What’s next

Last year’s version of the bill died in the House Education Committee. Panel chair Rep. Tom Massey, R-Poncho Springs, said recently he’d support SB 12-015. That could get the measure out of his committee, but House Republican leaders could decide to assign it to a different committee.

The bill is expected to be parked on the Senate calendar for some time before it’s brought up for a final vote. That’s because supporters want to build additional external support, such as from college trustees, that can be used to bring lobbying pressure on House Republican leaders. (Johnston was off to a Western State College trustees meeting Friday afternoon to pitch for a board endorsement.)

A key goal for supporters is to have the bill assigned to a House committee where it has a reasonable chance of being advanced to the floor.

awarding leaders

Meet the nine finalists for Tennessee Principal of the Year

PHOTO: Shelby County Schools
From left: Docia Generette-Walker receives Tennessee's 2016 principal of the year honor from Education Commissioner Candice McQueen. Generette-Walker leads Middle College High School in Memphis. This year's winner will be announced in October.

Nine school leaders are up for an annual statewide award, including one principal from Memphis.

Tracie Thomas, a principal at White Station Elementary School, represents schools in Shelby County on the state’s list of finalists. Last year, Principal Docia Generette-Walker of Middle College High School in Memphis received the honor.

Building better principals has been a recent focus for Tennessee Education Commissioner Candice McQueen as roles of the school leaders change under school improvement efforts.

“Successful schools begin with great leaders, and these nine finalists represent some of the best in our state,” McQueen said. “The Principal of the Year finalists have each proven what is possible when school leaders hold students and educators to high expectations.”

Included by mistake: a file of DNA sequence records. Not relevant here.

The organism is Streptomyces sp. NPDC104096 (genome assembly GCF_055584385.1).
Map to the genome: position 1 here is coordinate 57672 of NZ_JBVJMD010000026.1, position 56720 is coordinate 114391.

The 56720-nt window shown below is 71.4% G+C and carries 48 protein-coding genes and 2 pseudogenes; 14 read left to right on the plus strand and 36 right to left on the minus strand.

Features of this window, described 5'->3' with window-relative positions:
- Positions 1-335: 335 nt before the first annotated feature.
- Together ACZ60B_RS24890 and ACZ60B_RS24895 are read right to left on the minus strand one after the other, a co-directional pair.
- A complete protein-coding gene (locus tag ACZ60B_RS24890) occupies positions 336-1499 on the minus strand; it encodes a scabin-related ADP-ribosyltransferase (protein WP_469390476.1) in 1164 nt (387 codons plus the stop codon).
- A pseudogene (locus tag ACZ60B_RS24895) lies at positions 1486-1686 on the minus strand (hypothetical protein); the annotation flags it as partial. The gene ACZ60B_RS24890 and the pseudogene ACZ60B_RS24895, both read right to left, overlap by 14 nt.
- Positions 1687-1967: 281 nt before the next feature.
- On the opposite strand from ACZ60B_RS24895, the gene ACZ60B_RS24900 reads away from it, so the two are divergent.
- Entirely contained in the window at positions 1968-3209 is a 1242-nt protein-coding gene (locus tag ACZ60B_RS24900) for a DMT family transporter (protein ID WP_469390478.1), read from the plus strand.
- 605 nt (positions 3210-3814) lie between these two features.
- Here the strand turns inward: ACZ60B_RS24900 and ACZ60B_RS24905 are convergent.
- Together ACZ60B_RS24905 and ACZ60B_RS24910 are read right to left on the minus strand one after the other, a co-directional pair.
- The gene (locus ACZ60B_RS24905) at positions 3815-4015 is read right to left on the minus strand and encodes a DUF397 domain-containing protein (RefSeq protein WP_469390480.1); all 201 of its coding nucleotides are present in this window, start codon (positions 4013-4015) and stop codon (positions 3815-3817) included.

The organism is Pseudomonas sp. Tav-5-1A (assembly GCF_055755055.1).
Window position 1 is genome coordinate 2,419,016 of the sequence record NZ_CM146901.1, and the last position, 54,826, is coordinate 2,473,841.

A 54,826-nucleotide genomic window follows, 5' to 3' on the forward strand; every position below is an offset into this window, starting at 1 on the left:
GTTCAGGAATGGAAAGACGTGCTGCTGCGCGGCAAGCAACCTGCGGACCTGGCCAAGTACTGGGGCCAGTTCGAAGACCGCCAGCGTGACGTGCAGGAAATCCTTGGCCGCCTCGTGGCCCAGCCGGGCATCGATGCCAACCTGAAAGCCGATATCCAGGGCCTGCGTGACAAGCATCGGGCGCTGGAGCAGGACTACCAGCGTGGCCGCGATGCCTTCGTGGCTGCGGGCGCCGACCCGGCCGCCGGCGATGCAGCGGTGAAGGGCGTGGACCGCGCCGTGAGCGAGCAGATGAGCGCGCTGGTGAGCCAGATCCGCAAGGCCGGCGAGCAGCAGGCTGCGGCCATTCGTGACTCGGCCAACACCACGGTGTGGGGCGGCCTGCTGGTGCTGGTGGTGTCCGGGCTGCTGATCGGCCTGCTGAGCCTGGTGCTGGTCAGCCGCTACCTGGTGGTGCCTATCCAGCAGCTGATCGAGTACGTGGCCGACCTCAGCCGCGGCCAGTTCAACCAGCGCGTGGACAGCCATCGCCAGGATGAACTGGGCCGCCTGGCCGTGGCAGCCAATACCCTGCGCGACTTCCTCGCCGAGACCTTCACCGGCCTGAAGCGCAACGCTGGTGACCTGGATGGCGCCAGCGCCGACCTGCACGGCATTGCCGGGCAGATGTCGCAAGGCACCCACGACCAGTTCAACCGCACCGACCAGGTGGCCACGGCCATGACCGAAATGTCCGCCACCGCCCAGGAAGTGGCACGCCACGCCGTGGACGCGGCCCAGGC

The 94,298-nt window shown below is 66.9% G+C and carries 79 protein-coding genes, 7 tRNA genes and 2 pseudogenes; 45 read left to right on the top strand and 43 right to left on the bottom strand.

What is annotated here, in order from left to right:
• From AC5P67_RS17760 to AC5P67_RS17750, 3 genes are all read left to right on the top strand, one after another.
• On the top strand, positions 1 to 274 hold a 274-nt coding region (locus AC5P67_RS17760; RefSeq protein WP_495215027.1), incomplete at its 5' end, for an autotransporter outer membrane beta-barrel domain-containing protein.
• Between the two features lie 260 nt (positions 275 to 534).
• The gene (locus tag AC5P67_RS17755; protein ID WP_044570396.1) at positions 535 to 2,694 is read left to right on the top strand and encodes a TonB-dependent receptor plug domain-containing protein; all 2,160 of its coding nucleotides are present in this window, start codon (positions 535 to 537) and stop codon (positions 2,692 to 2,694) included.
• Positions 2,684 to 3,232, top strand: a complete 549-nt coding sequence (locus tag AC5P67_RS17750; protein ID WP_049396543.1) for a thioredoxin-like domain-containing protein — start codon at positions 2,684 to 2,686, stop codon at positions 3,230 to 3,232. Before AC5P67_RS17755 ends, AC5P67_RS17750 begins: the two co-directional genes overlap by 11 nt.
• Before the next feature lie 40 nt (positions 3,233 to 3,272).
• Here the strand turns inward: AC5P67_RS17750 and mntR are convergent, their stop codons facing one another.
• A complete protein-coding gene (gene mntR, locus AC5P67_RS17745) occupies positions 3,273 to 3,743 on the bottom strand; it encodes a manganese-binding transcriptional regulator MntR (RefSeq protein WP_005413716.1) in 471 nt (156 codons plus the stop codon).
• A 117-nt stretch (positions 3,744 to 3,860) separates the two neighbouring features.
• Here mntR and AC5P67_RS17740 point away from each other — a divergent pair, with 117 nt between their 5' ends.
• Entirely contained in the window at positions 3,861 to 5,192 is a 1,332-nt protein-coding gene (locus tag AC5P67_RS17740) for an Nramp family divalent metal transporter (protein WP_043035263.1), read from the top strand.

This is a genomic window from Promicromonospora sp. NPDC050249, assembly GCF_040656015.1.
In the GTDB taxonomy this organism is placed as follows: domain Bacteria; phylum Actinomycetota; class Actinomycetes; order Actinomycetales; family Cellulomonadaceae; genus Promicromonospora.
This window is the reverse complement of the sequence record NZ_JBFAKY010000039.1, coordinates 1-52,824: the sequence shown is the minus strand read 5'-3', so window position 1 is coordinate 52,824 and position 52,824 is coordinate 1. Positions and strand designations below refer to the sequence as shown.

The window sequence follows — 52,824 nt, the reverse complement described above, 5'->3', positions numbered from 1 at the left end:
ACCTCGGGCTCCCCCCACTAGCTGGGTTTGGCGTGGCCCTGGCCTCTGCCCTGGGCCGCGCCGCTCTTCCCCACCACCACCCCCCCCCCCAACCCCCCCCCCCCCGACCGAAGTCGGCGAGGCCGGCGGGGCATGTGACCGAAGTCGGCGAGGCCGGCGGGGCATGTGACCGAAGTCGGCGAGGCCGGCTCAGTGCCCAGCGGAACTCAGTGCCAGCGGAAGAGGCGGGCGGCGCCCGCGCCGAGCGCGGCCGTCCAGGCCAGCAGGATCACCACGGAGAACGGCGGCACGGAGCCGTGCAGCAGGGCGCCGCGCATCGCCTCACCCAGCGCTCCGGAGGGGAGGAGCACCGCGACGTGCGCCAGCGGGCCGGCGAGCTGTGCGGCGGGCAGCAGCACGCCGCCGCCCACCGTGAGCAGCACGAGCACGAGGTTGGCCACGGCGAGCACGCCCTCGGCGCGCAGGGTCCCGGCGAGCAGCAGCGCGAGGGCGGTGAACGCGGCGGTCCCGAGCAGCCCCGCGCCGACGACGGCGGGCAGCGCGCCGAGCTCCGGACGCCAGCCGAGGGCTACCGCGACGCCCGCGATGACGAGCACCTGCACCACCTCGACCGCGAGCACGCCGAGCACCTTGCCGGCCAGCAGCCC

The winner will be announced at the state department’s annual banquet in October, where the winner of Tennessee’s Teacher of the Year will also be announced.

The finalists are:

West Tennessee

  • Tracie Thomas, White Station Elementary, Shelby County Schools
  • Stephanie Coffman, South Haven Elementary, Henderson County School District
  • Linda DeBerry, Dyersburg City Primary School, Dyersburg City Schools

Middle Tennessee

  • Kenneth “Cam” MacLean, Portland West Middle School, Sumner County Schools
  • John Bush, Marshall County High School, Marshall County Schools
  • Donnie Holman, Rickman Elementary School, Overton County Schools

East Tennessee

  • Robin Copp, Ooltewah High School, Hamilton County Schools
  • Jeff Harshbarger, Norris Middle School, Anderson County Schools
  • Carol McGill, Fairmont Elementary School, Johnson City Schools

you better work

Hickenlooper, on national TV, calls for bipartisanship on job training for high school graduates

PHOTO: Nicholas Garcia
Gov. John Hickenlooper spoke to reporters on the eve of the 2017 General Assembly.

Gov. John Hickenlooper on Sunday said Republicans and Democrats should work together to rethink how states are preparing high school graduates for the 21st century economy.

“It’s not a Republican or Democratic issue to say we want better jobs for our kids, or we want to make sure they’re trained for the new generation of jobs that are coming or beginning to appear,” he said on CBS’s Face the Nation.

Hickenlooper, a Democrat, appeared on the Sunday public affairs program alongside Ohio Gov. John Kasich, a Republican, to discuss their work on healthcare.

The Colorado governor brought up workforce training after moderator John Dickerson asked what issues besides healthcare both parties should be addressing.

“Two-thirds of our kids are never going to have a four-year college degree, and we really haven’t been able to prepare them to involve them in the economy where the new generations of jobs require some technical capability,” Hickenlooper said. “We need to look at apprenticeships. We need to look at all kinds of internships.”

Hickenlooper has long supported a variety of education reform policies including charter schools and linking student test scores to teacher evaluations. Last fall he backed a new program that is expected to this year connect 250 Colorado high school students with paid job training.

Watch Hickenlooper and Kasich here. Hickenlooper’s remarks on job training begin right before the 11- minute mark.